Robert S. Lovett

From Wikipedia, the free encyclopedia
Jump to: navigation, search
Robert S. Lovett circa 1909

Robert Scott Lovett (June 22, 1860 – June 19, 1932) was an American lawyer and railroad executive.

Biography[edit]

Born at San Jacinto, Texas he was admitted to the bar in 1882 and then served as attorney for various railroad interests. In 1890 he married Lavinia Chilton Abercrombie, daughter of lawyer and Texas state senator Leonard Anderson Abercrombie, granddaughter of Justice William Parish Chilton. Their only child was Robert A. Lovett. From 1904 to 1909 Robert S. Lovett was general counsel, and after 1909 president, of the E. H. Harriman system of railroads—the Union Pacific and Southern Pacific. In the wake of the Northern Securities Case he was compelled to dissolve the Southern Pacific and Union Pacific merger in 1913. In 1914 he accepted directorships in the New York Central and Nickel Plate railroads. Consequently, the Lovett family settled into a "Gold Coast" mansion at Locust Valley, New York. During World War One he filled important positions in the management of railroads, and was chosen president (1919) and chairman of the Board of Directors (1920) of the Union Pacific System.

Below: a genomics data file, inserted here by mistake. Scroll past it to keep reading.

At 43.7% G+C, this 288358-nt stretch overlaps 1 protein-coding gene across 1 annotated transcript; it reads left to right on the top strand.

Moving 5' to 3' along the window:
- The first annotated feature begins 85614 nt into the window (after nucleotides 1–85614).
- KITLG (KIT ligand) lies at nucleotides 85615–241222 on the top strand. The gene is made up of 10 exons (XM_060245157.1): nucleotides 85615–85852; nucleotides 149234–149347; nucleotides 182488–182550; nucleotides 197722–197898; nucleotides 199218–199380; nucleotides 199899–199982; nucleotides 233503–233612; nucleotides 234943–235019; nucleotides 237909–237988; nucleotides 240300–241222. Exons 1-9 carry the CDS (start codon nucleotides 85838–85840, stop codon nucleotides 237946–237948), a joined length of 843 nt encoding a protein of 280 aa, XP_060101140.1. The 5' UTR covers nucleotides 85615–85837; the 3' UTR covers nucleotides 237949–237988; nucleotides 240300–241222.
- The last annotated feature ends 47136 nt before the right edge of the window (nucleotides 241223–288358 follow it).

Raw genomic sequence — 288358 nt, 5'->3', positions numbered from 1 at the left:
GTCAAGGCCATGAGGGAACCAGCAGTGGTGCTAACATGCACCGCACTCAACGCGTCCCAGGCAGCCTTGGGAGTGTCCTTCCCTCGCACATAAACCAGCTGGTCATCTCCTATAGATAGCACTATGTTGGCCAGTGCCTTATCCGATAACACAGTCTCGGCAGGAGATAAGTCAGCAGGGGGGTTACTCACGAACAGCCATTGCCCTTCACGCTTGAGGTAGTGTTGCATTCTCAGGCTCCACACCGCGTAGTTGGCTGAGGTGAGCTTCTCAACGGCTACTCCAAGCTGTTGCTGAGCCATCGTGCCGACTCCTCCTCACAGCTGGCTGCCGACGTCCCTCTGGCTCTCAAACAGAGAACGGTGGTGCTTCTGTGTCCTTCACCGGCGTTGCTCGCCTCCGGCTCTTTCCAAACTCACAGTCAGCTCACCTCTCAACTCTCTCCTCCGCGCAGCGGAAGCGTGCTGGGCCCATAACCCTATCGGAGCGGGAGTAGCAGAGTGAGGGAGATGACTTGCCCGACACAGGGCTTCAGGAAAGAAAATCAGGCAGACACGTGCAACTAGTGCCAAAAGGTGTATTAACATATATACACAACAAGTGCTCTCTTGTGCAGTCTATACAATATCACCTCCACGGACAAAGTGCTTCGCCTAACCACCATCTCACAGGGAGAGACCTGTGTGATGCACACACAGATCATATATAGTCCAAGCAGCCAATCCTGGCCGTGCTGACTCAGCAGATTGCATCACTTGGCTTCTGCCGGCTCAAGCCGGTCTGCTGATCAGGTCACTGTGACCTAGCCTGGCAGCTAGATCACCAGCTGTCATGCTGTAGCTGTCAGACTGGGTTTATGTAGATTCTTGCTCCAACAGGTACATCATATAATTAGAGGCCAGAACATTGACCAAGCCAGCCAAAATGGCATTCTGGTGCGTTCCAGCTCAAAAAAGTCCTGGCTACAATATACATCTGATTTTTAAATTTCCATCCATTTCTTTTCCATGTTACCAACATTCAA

Legacy[edit]

In World War II, the United States liberty ship SS Robert S. Lovett was named in his honor.

See also[edit]

References[edit]

  • Bryant, Keith L., Jr., Editor. Encyclopedia of American Business History and Biography, Railroads in the Twentieth Century. New York: Facts on File, 1990.
  • Frey, Robert L., Editor. Encyclopedia of American Business History and Biography, Railroads in the Nineteenth Century. New York: Facts on File, 1988.
  • Klein, Maury. The Life and Legend of E.H. Harriman. Chapel Hill [N.C.]: University of North Carolina Press, 2000.
Preceded by
vacant
Chairman of the Southern Pacific Company Executive Committee
1909 – 1913
Succeeded by
Julius Kruttschnitt
Preceded by
E. H. Harriman
President of Union Pacific Railroad
1910 – 1911
Succeeded by
A. L. Mohler